There are several scenic and extensive mangrove wetlands and lagoons in the state of Colima. Our lagoons are lined with three types of mangroves: Red, black, and white (named for the color of their bark), and buttonwood, which is related and sometimes called a mangrove. What you most readily see is the red mangrove with its noticeable prop roots. The black and the white mangroves grow behind them.
Mangroves are extremely important to the ecosystems of lakes, lagoons and sea. They shed leaves copiously all year long, creating the basic source of food. Bark, twigs, root material, guano from birds roosting in the trees, and organic matter of all kinds including dead animals and loose sea grass trapped in the maze of roots add to it. All decompose to begin the food chain. Bacteria and fungi are the agents that produce edible detritus and are themselves eaten by marine animals often too small to see. They in turn are eaten by larger animals. And finally, larger predators, including humans, come along to harvest the bounty, including shrimp, crabs and fish.
The hiking route takes us through the back country and around the lagoon, offering many opportunities to observe the diverse bird and plant life that make this area so unique. The easy walk culminates with a stop at a seaside thatched-roof restaurant called a ramada. This area was once a small fishing village, that has existed for more than 450 years.
The saltwater lagoon has a channel that leads to the sea. The entire lagoon is home to thousands of waterfowl and migratory birds and affords an excellent opportunity for nature photography and observation. We see an average of 30 different bird species per day. This area is one of the premier ecological sites in this part of Mexico. You will be able to swim in the clear waters where the lagoon meets the sea, and is constantly refreshed during high and low tide, or you'll be able to body surf in the small waves in the corner of the bay. If you choose to stay for lunch, the restaurant serves excellent seafood at an additional cost. For a refreshing drink, try our namesake, a "Coco Loco" served in a fresh coconut. If you don't know what's in a Coco Loco, be sure and ask.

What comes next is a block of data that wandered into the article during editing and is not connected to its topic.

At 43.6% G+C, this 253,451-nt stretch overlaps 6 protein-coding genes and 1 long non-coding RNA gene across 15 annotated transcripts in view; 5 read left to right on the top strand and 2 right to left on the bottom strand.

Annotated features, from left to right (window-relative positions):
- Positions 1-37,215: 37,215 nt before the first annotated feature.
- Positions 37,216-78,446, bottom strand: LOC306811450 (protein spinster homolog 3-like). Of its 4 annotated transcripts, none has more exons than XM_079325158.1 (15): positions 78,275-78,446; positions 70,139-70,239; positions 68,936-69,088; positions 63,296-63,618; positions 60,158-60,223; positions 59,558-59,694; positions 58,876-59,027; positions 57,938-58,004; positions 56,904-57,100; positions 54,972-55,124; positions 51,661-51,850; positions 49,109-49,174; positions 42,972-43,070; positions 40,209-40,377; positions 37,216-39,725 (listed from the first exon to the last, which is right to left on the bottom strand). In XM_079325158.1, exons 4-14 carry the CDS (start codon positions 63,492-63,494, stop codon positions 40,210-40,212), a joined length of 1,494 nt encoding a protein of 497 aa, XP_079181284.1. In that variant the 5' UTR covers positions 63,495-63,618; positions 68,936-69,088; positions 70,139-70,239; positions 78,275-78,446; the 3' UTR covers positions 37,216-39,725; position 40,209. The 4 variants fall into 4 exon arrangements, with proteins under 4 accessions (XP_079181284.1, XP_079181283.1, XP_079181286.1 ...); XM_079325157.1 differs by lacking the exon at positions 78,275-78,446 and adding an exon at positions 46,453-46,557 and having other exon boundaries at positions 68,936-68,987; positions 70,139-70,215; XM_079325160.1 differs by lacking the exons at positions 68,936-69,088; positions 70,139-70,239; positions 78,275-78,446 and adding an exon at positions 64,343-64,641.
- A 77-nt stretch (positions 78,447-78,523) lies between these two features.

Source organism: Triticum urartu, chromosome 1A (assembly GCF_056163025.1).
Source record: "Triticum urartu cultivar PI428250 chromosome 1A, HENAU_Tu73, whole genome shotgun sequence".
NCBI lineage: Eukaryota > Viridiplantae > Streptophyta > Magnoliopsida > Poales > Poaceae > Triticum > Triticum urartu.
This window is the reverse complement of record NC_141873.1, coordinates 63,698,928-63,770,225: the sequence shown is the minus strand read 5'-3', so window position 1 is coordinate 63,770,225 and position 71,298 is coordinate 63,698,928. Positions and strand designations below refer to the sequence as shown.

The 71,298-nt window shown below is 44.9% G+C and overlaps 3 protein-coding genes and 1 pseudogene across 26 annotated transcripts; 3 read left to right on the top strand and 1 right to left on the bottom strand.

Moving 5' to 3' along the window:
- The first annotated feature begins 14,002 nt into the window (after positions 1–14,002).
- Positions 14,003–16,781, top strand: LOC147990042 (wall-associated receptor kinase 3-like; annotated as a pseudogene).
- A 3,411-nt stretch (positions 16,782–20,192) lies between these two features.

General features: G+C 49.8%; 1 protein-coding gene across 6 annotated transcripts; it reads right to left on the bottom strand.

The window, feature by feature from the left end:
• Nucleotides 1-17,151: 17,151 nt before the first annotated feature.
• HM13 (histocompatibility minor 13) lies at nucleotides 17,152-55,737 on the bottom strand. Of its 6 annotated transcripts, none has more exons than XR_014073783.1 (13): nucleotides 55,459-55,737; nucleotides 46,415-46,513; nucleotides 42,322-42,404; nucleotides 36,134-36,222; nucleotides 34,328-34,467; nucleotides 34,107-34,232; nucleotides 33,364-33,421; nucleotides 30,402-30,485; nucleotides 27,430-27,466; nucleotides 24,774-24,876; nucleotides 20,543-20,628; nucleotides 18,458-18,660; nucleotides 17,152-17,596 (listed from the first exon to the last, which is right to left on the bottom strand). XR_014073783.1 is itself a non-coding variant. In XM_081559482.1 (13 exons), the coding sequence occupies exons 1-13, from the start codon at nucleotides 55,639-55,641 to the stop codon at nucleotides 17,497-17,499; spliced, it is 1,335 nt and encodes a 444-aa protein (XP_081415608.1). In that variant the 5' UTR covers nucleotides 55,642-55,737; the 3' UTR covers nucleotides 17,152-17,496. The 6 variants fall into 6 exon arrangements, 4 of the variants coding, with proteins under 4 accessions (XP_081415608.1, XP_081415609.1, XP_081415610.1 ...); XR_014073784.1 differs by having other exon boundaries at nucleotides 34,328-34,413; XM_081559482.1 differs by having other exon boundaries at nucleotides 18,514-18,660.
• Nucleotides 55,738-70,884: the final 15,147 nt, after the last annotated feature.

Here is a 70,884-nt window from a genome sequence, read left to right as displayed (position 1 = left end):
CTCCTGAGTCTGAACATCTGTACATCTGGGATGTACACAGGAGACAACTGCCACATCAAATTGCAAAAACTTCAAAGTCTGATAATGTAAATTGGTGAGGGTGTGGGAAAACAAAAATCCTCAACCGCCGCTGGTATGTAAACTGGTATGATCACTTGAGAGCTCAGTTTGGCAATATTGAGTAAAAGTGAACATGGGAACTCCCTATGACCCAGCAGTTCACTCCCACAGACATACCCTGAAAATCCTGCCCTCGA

Please click on photos to enlarge
Duration: 2-4 hours (Depending
on whether you decide to have lunch on the beach (not included but recommended).
Other activities also available: horseback riding, boogey boarding, banana boat rides, shopping, swimming.)
Departure time: 9:30 a.m.
(Optional departure time: Sunset/late afternoon as the birds come in to roost in the mangroves; time varies depending on time of year)
Price: $35 USD (Add $8-10 USD for lunch)
Coco Loco Tours
Km. 15 Blvd. Miguel de la Madrid, Santiago (at Scuba Shack)
Phone (314) 333-3678